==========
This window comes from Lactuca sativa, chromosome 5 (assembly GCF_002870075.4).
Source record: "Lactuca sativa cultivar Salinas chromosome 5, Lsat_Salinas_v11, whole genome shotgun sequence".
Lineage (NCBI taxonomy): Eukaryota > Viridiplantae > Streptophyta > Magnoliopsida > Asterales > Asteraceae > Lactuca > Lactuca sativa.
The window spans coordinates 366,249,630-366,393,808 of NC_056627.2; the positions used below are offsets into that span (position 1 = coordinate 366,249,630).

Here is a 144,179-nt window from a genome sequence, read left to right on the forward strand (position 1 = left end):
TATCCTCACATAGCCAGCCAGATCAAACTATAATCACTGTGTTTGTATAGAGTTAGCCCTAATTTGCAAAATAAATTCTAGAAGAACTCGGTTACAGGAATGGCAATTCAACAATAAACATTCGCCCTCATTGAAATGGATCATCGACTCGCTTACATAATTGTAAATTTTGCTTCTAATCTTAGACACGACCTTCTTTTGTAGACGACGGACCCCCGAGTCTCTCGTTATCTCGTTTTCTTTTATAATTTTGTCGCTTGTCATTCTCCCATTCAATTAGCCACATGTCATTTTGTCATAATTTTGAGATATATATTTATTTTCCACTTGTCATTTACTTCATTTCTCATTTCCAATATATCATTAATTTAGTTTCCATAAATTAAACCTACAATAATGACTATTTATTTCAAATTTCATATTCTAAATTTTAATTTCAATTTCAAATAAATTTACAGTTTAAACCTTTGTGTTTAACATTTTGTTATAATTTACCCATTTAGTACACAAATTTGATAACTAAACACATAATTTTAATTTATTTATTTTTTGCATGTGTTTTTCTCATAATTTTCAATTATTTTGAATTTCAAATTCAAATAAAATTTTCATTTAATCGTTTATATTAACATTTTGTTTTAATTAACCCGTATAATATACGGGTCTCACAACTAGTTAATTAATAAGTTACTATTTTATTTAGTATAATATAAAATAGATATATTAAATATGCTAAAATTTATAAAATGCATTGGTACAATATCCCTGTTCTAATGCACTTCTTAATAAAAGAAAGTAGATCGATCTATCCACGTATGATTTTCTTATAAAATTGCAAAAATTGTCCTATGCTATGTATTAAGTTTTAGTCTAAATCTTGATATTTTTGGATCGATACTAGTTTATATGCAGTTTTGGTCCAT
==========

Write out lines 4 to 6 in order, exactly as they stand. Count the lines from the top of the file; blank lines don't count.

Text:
The window spans coordinates 366,249,630-366,393,808 of NC_056627.2; the positions used below are offsets into that span (position 1 = coordinate 366,249,630).

Here is a 144,179-nt window from a genome sequence, read left to right on the forward strand (position 1 = left end):
TATCCTCACATAGCCAGCCAGATCAAACTATAATCACTGTGTTTGTATAGAGTTAGCCCTAATTTGCAAAATAAATTCTAGAAGAACTCGGTTACAGGAATGGCAATTCAACAATAAACATTCGCCCTCATTGAAATGGATCATCGACTCGCTTACATAATTGTAAATTTTGCTTCTAATCTTAGACACGACCTTCTTTTGTAGACGACGGACCCCCGAGTCTCTCGTTATCTCGTTTTCTTTTATAATTTTGTCGCTTGTCATTCTCCCATTCAATTAGCCACATGTCATTTTGTCATAATTTTGAGATATATATTTATTTTCCACTTGTCATTTACTTCATTTCTCATTTCCAATATATCATTAATTTAGTTTCCATAAATTAAACCTACAATAATGACTATTTATTTCAAATTTCATATTCTAAATTTTAATTTCAATTTCAAATAAATTTACAGTTTAAACCTTTGTGTTTAACATTTTGTTATAATTTACCCATTTAGTACACAAATTTGATAACTAAACACATAATTTTAATTTATTTATTTTTTGCATGTGTTTTTCTCATAATTTTCAATTATTTTGAATTTCAAATTCAAATAAAATTTTCATTTAATCGTTTATATTAACATTTTGTTTTAATTAACCCGTATAATATACGGGTCTCACAACTAGTTAATTAATAAGTTACTATTTTATTTAGTATAATATAAAATAGATATATTAAATATGCTAAAATTTATAAAATGCATTGGTACAATATCCCTGTTCTAATGCACTTCTTAATAAAAGAAAGTAGATCGATCTATCCACGTATGATTTTCTTATAAAATTGCAAAAATTGTCCTATGCTATGTATTAAGTTTTAGTCTAAATCTTGATATTTTTGGATCGATACTAGTTTATATGCAGTTTTGGTCCAT